It got to the point where I was sure I was going to be dependent on my family for the rest of my life. I mean how could I get a good-paying job being deaf? I didn’t feel like I could relax even in the presence of friends because I was always struggling to hear them, so life was just one big constant source of stress.
I was most happy when alone or with Sarah. Without the stress of reminding people to look at me when they talk.
The worst thing was, I knew life hadn’t even really begun. I was so young still! I remember thinking: “This is not even the beginning. Life is just going to get harder and harder.”
The way I felt, life was already unbearable… And it was about to get a lot harder. Three years of college down and yet my prospects at anything but stripping seemed to fade.
The night I was the furthest down, I remember so clearly. The night I earned eighteen stitches and a lesson etched in flesh I’ll never forget. I’d earn my first trip to the psych ward for depression and cutting.
I’d had a particularly bad night at school, had a fight with my parents, I had a major fight with Sarah (both on skype), had a terrible, awkward conversation with a friend of mine – it was late at night, and as I walked through the darkened campus towards my dorm, I said to myself: “That is it. I can’t take it anymore.” That “I can’t do this anymore.”
The most enduring memory of that moment is how time suddenly stood still. All I can remember was the sense of calm that came over me as they put me in the ambulance and my vision faded. My breathing, the bright clear moon high above me, the darkened, damp air, the panicked dorm mates, the street lights. The smells and the breeze.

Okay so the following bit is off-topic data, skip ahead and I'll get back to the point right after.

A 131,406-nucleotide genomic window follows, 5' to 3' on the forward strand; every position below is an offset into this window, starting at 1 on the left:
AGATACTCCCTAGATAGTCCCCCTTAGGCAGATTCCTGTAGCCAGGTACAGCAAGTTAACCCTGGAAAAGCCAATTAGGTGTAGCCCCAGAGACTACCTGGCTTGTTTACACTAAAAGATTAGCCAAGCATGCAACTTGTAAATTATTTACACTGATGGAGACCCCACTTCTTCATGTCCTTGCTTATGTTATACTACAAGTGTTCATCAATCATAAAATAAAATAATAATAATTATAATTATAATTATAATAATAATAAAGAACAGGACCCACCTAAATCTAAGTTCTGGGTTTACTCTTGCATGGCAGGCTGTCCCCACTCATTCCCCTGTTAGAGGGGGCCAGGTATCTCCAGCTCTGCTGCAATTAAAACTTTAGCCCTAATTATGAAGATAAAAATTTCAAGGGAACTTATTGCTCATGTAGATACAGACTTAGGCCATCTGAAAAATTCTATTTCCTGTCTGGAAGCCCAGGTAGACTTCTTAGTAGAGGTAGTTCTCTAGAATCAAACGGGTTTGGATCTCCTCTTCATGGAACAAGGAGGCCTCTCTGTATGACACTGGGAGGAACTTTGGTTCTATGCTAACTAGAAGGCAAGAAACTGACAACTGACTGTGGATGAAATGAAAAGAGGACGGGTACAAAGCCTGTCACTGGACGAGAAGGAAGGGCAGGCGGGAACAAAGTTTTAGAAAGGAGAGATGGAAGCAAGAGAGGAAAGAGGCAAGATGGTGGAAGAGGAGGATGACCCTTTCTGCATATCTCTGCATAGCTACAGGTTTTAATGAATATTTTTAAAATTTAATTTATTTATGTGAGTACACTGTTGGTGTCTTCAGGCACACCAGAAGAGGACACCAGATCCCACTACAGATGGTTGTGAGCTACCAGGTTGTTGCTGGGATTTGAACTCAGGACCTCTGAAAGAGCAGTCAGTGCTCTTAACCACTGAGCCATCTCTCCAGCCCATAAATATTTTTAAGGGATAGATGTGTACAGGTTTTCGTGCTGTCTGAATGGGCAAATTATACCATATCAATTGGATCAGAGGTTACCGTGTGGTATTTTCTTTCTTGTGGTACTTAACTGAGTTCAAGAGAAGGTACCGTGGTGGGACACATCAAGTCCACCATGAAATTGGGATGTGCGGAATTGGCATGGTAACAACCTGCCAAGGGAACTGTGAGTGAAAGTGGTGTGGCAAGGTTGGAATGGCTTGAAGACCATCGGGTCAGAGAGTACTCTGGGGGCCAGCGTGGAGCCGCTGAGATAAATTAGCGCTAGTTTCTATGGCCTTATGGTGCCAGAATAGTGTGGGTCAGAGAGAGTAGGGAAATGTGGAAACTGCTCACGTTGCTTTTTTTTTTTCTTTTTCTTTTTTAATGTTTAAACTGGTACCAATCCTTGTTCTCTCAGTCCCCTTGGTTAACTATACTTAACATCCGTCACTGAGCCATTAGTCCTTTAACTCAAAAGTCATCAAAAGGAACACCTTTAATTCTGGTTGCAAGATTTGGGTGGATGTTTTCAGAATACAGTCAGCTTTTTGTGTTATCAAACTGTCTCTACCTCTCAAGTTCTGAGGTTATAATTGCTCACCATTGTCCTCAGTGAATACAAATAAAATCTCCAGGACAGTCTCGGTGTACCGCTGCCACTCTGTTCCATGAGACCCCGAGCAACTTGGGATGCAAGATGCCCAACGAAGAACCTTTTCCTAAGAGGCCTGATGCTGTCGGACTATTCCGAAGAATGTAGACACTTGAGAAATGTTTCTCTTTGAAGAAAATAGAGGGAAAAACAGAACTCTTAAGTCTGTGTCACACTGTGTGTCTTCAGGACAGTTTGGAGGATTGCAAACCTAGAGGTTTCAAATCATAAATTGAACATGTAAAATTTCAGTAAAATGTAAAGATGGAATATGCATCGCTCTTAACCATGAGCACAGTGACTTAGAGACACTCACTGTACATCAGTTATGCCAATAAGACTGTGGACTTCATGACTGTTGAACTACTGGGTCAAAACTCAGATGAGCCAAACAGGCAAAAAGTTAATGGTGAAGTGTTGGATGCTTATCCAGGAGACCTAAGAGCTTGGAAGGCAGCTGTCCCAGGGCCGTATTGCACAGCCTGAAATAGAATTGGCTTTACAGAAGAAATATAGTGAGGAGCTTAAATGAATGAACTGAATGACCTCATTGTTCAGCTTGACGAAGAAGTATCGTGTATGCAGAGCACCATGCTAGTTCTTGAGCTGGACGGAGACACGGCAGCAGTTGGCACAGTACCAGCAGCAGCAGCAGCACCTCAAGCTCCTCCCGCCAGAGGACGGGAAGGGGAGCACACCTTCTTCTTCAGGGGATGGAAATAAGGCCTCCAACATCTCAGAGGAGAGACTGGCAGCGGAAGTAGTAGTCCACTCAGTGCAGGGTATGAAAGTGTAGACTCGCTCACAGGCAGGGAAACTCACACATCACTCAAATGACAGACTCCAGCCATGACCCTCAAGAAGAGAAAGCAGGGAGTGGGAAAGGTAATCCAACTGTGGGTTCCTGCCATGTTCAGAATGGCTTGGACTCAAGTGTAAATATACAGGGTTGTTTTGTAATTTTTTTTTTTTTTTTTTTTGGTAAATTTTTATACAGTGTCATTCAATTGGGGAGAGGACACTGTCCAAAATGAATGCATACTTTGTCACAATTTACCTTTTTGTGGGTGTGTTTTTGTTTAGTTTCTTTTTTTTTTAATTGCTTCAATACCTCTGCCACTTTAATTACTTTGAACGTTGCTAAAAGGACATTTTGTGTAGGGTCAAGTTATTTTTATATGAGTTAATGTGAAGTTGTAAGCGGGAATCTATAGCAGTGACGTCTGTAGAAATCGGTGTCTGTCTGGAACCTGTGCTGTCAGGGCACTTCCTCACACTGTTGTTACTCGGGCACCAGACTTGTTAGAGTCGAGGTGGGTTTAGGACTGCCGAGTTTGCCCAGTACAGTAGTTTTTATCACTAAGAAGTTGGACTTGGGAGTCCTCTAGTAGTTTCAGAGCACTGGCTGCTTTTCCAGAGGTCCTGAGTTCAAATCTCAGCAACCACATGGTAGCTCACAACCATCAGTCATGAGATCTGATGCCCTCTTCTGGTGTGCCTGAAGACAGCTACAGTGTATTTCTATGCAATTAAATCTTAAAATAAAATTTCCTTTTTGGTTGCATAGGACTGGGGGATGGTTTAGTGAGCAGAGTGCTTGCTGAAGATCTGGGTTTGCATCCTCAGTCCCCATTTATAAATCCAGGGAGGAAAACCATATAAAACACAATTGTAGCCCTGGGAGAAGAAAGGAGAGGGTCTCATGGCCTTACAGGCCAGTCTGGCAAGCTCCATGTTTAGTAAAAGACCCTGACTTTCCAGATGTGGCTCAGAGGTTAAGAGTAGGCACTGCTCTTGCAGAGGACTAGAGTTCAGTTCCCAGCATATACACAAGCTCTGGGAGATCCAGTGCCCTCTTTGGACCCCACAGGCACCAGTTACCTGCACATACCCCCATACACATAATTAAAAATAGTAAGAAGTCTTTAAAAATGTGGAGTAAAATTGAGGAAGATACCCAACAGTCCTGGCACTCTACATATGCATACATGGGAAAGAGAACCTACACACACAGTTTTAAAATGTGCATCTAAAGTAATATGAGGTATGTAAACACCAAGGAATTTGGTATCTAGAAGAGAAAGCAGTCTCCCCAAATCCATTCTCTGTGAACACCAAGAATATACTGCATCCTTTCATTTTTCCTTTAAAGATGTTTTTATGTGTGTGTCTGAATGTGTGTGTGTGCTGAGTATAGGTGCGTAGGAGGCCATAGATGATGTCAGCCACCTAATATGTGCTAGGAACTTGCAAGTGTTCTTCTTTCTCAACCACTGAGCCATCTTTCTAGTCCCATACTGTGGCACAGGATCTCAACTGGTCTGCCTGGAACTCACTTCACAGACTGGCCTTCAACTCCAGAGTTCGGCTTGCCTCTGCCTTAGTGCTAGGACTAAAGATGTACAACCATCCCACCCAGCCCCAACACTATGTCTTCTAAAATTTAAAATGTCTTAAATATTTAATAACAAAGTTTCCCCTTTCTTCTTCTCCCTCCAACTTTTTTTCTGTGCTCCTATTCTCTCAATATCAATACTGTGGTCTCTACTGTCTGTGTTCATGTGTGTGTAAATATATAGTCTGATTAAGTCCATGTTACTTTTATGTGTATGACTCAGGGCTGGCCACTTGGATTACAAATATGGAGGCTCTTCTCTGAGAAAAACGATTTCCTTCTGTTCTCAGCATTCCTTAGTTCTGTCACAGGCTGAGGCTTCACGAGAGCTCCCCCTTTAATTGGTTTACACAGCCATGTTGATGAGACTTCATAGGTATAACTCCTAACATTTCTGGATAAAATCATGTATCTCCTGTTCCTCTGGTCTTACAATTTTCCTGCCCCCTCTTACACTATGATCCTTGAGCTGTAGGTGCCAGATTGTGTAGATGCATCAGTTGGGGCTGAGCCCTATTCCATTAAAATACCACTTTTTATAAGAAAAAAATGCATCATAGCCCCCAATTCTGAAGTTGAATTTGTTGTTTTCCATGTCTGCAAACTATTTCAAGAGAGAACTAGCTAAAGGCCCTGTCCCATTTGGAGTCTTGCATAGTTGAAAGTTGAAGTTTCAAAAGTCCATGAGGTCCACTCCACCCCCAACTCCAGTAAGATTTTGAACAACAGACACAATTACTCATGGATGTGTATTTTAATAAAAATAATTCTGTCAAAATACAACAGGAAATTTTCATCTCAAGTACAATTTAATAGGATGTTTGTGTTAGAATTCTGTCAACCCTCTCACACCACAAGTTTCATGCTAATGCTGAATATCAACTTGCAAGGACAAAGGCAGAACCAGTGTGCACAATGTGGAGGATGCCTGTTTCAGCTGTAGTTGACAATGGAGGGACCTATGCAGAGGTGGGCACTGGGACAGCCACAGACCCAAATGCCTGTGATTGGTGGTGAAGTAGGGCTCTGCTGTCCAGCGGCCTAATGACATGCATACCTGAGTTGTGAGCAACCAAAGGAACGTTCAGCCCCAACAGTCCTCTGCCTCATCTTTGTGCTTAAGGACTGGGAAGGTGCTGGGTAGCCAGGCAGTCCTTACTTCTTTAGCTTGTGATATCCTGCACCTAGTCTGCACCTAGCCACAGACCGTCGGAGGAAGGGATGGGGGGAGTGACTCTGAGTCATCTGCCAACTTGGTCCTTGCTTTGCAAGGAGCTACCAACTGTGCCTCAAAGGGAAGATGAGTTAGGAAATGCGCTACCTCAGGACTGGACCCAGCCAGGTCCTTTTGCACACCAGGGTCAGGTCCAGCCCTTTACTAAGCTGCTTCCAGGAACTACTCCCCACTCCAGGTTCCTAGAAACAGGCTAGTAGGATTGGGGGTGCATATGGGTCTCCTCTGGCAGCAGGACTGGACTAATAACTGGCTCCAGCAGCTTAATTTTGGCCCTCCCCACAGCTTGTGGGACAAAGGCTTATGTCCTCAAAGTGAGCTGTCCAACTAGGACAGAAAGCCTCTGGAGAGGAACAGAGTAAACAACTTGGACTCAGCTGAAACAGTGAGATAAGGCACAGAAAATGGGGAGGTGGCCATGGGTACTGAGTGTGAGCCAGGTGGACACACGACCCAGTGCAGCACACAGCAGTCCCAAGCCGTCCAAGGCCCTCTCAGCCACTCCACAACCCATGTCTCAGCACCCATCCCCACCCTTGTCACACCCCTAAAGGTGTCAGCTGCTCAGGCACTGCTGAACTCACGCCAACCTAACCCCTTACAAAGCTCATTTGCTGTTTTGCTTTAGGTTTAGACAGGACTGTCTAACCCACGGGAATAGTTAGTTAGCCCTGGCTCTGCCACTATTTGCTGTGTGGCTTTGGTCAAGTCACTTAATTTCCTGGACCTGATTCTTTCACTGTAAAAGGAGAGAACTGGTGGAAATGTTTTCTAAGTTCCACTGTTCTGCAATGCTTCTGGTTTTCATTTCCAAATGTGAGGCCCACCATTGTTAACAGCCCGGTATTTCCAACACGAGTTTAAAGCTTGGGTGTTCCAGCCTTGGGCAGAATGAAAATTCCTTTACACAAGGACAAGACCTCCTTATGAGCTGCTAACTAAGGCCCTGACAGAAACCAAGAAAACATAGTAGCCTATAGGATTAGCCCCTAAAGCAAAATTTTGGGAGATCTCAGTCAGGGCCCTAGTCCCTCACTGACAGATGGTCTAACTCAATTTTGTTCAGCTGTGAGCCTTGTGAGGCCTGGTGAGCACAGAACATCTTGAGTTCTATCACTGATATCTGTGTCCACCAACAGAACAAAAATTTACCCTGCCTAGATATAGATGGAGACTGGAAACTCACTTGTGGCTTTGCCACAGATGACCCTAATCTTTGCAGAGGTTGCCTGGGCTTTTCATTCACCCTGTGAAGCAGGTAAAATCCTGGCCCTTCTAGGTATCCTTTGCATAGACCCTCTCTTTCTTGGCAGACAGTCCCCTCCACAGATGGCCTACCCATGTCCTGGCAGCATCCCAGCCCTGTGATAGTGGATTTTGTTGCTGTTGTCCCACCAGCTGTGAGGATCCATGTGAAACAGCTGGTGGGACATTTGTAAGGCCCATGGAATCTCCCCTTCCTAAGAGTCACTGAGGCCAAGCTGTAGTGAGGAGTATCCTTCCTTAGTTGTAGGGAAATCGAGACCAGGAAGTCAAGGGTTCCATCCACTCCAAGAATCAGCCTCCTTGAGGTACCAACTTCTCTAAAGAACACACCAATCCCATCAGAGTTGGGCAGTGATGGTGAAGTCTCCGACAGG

Everything became acutely clear and still. There was a heavy calm, a calm feeling in my chest as lights faded from my eyes, the first time that I had ever felt the calm even in my stomach.
That was what frightened me the most. How very calm I was as the world faded. I was so detached, so rational. It was like a relief and a wake up call.
What were the pros and cons of dying?
That ride in the ambulance. That night as my world feel apart and became so calm and clear.
I went through the pros and cons of dying that night. I couldn’t prove that what I was experiencing now would end when I died. If it didn’t end, would I be doomed to be stuck in this eternal moment? This gave me the most pause.
I also knew my parents and son would be devastated.
Finally I came to a decision. As I lay fading I said to myself: “No. Death is not the answer. I will not die tonight. I will find another way to end this feeling. But I will not die this night.“
Still in a transcendent state at the hospital I remember them admitting me. I realized how close I had come to death unintentionally. I remember my conversation with God.
“Father it’s been a while. Do you still hear me? Do you still care? If so please help me I know I’m sick. Please father if you hear me, if you care please help me.” My answer never came that day. Or perhaps it did and I wasn’t ready yet to hear it.
I slept, but it wasn’t like any sleep I’d had before. I closed my eyes, and lay in one position all night, neatly under the covers, unmoving until the sun came up. It seemed the night was over in a few seconds. I opened my eyes to find my parents standing over me, looking down at me with love.
Perhaps God sent my answer in them. I certainly wasn’t ready to hear him yet. It would be many years before my heavenly father would speak and I’d listen. Really and truly listen.
For once they look concerned but they didn’t look upset. And I remember mom saying, “I will help you. I’ve come to help you.” My father said “You couldn’t keep her away so we caught the first flight here.”
And I knew then that everything was going to be alright.
~Michelle Styles – May the fourth be with you in 2014..